Crane Festival-like

Though Monte Vista will not have a real, live Crane Festival this year, and has gone “virtual” for the event, the crane themselves are nonplussed. They are here in large numbers now, dancing and purring and calling out and just generally craning as only they can. Lots of crane tourists. I met my first nasty entitled white blond lady (grrrr) and she got under my skin for a moment. She waved her skinny, tanned, gold-braceleted hand out the window of her Lexus SUV and said, “Dogs are not allowed back here.” In fact, they are, leashed, as a big sign at the entry informs everyone (who reads signs). I was all, “grrrr, grrr, grrr,” until the cranes reminded me you don’t hang around for millions of years getting upset with know-it-all, ignorant women who tell you, incorrectly, that “dogs are not allowed here.” At least I had the sense not to respond. And when she passed us again, going the wrong way on that one way road (it’s a oneway loop) I just kept my peace, hoping she didn’t find out the hard way.

The rest of the crane tourists were normal. There were a couple groups of dog owners who gave me the chance to give Bear a learning moment. The people were all very friendly and excited to see the cranes.

One group was really nice people from Pagosa Springs who’d brought champagne for the occasion and were nuts about Bear.

I love crane stories. One of the women told me of an experience she’d had a few years ago, saying, ”And then they ALL flew up at once, and flew over me! When does that happen?”

“Sunset or sunrise, or when a predator is over head, an eagle or something.”

“Eagle?”

“Yeah, eagles prey on cranes.”

What a lovely afternoon.

Aldo Leopold wrote in his exquisite A Sand County Almanac: “Our appreciation for the crane grows with the slow unraveling of earthly history. His tribe, we now know, stems out of the remote Eocene. The other members of the fauna in which he originated are long since entombed within the hills. When we hear his call, we hear no mere bird. We hear the trumpet in the orchestra of evolution. He is the symbol of our untamable past, of that incredible sweep of millennia which underlies and conditions the daily affairs of birds and men.”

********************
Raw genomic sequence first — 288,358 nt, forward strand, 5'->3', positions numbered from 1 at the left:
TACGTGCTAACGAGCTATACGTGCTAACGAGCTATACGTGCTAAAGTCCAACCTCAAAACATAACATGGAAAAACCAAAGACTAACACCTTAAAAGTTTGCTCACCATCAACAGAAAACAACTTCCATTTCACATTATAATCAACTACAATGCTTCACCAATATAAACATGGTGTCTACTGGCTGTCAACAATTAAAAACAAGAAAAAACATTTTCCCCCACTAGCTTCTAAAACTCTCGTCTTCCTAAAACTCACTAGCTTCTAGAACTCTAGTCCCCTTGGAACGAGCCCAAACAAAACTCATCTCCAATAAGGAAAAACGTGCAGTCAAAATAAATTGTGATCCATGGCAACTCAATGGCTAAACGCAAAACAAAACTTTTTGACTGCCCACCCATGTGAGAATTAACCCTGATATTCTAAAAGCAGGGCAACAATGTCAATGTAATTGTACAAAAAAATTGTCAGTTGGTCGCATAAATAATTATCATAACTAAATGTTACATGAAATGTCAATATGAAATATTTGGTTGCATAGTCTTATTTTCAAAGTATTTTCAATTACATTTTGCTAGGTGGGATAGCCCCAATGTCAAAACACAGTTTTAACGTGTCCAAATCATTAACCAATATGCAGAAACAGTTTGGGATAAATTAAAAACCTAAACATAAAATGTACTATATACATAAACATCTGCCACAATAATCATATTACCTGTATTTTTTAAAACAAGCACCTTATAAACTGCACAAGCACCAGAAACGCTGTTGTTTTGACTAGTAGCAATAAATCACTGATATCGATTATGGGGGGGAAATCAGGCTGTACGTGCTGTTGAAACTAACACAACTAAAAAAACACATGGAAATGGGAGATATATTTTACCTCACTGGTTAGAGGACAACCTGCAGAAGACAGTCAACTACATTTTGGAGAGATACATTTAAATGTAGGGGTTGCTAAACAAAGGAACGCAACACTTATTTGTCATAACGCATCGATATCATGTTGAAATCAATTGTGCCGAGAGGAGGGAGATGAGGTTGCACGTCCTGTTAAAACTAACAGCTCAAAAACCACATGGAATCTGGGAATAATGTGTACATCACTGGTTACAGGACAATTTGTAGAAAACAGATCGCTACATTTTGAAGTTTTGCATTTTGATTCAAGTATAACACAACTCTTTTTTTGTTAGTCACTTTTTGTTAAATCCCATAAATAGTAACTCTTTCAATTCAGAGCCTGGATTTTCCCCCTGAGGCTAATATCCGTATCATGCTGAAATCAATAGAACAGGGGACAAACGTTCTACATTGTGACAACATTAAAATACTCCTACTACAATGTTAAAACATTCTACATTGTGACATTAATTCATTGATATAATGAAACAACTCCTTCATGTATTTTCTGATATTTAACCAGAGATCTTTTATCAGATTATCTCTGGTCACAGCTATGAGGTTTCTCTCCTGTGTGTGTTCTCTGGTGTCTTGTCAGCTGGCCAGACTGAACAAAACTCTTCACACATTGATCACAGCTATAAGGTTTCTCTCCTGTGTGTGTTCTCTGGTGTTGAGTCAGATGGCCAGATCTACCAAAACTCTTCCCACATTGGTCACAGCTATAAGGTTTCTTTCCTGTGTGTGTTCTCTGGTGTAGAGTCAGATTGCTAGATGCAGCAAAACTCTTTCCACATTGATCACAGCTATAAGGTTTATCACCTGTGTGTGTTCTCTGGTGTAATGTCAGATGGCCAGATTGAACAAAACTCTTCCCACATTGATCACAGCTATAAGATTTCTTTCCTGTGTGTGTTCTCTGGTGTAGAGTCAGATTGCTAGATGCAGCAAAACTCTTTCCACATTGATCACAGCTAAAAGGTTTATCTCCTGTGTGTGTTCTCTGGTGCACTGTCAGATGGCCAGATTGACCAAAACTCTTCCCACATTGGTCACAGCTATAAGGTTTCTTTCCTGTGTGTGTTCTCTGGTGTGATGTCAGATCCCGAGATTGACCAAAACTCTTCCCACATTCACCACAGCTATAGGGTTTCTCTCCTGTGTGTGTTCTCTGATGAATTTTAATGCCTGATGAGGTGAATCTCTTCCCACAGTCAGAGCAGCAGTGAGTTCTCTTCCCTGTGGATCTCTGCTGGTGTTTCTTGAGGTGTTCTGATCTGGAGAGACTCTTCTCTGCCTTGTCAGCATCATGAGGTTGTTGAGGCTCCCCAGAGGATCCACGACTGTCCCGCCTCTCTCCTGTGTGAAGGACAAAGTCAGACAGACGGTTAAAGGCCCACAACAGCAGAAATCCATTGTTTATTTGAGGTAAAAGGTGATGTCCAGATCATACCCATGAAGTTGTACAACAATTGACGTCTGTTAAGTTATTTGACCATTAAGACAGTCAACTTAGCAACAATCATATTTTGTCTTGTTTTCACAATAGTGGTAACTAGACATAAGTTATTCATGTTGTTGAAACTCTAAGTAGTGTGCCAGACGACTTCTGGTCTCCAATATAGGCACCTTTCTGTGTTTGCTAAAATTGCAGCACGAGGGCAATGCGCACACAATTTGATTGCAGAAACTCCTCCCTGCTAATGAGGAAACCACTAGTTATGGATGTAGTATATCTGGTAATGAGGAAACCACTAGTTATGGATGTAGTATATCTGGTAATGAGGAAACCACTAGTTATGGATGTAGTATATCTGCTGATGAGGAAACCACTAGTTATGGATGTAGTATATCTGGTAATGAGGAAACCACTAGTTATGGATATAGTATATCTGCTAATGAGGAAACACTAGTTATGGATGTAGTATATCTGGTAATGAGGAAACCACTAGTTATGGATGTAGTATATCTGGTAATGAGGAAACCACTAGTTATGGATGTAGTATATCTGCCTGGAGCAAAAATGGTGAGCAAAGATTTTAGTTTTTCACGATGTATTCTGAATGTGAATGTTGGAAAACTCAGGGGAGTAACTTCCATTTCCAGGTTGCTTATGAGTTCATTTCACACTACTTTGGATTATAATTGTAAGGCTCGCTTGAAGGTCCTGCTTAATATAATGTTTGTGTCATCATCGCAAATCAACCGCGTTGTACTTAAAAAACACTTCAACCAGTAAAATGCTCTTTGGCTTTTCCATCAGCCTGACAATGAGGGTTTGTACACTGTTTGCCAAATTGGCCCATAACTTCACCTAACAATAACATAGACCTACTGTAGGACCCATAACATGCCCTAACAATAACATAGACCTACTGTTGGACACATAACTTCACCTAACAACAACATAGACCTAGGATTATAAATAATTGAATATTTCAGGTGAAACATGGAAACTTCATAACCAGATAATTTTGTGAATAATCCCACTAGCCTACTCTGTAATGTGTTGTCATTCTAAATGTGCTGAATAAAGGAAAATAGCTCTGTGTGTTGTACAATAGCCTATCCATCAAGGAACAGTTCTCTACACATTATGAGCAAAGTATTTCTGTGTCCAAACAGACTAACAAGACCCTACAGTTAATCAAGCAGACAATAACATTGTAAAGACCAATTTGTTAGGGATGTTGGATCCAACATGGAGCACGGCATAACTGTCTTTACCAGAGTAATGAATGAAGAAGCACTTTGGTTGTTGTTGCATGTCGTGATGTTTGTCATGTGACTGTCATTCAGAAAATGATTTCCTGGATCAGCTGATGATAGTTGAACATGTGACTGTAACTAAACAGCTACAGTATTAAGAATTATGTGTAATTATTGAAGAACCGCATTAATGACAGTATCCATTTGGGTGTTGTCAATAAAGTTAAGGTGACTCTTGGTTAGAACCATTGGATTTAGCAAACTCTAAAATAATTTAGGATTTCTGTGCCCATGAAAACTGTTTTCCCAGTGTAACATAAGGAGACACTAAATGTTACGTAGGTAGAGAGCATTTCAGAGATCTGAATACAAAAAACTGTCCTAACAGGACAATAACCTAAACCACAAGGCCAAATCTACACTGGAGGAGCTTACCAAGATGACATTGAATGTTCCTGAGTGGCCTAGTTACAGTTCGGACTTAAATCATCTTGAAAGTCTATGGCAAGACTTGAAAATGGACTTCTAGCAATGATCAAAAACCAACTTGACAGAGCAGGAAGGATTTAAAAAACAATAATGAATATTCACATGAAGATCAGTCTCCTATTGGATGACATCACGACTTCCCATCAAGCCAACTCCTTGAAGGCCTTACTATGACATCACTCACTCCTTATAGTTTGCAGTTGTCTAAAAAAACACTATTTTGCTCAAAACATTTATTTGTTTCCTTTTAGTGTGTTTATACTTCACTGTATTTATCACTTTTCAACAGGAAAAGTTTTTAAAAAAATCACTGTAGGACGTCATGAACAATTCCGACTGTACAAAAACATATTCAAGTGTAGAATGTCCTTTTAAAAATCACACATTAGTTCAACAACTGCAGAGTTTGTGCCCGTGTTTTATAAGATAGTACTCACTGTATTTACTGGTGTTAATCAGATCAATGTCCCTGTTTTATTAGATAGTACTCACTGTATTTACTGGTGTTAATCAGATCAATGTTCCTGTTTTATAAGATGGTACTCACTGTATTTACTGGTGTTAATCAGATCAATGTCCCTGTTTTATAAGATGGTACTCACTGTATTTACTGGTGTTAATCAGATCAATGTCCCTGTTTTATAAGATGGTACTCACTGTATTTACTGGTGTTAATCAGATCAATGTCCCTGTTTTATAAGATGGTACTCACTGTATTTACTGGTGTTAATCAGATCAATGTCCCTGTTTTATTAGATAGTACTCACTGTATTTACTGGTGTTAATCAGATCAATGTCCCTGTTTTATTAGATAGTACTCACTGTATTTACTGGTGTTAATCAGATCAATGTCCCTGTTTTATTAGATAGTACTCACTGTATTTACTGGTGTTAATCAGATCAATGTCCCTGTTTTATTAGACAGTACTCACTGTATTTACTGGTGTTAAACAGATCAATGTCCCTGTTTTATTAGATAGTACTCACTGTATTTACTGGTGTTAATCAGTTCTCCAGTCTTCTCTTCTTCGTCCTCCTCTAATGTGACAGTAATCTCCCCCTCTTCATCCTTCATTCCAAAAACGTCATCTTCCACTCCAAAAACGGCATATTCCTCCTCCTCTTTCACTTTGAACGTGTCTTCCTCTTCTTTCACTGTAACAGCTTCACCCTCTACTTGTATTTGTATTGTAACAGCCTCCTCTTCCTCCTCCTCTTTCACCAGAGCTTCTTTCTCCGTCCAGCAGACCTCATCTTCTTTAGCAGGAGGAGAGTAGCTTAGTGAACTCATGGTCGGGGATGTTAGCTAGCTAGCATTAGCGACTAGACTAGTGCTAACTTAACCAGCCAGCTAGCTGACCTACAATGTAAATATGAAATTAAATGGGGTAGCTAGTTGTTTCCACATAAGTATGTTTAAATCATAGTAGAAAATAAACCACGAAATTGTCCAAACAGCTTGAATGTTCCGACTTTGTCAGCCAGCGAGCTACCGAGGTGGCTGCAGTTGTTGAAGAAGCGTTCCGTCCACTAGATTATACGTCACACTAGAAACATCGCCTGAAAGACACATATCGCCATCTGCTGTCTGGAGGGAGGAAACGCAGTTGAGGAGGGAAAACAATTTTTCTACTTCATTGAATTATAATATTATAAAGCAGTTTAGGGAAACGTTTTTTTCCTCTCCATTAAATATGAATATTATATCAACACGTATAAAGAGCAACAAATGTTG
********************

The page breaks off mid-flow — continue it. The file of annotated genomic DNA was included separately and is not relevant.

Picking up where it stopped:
Here’s a phone picture of what I saw today. The crane tourists were VERY lucky to have the birds so close to the road. I’m taking my camera next time.

Hundreds of Sandhill cranes doing what cranes do.

A couple of links:

This one will take you to the Virtual Monte Vista Crane Festival and tell you how to sign up.

This one will take you to a very interesting article about cranes AND blue herons.

5 thoughts on “Crane Festival-like

  1. I suppose the nasty tourist will be what she is and hopefully reap her just rewards. Glad you engaged the self control switch and installed the verbal filter… I think that as I get older my filter is much more porous!

    • I dunno’. Though I was ALMOST furious, a little voice said, “That’s not what you do here.” And all the other people were so nice and knew why they were there. ❤

    • The cranes are above (ha ha) all human concerns and are carrying on as always. LOTS of tourists, too. It will be challenging to keep our normal walk in the “big empty” until the end of March, but Bear seems to be learning and most of the people are nice and enthusiastic.

      I wish when I moved from CA I’d thought about moving to that part of the US, but it didn’t occur to me to check how much snow fell in one region or another. When I learned how much snow actually falls here, I started looking at property up there, but then decided there’s more to life than X-country skiing like no one will buy my house. 😀

Leave a Reply

Fill in your details below or click an icon to log in:

WordPress.com Logo

You are commenting using your WordPress.com account. Log Out /  Change )

Google photo

You are commenting using your Google account. Log Out /  Change )

Twitter picture

You are commenting using your Twitter account. Log Out /  Change )

Facebook photo

You are commenting using your Facebook account. Log Out /  Change )

Connecting to %s

This site uses Akismet to reduce spam. Learn how your comment data is processed.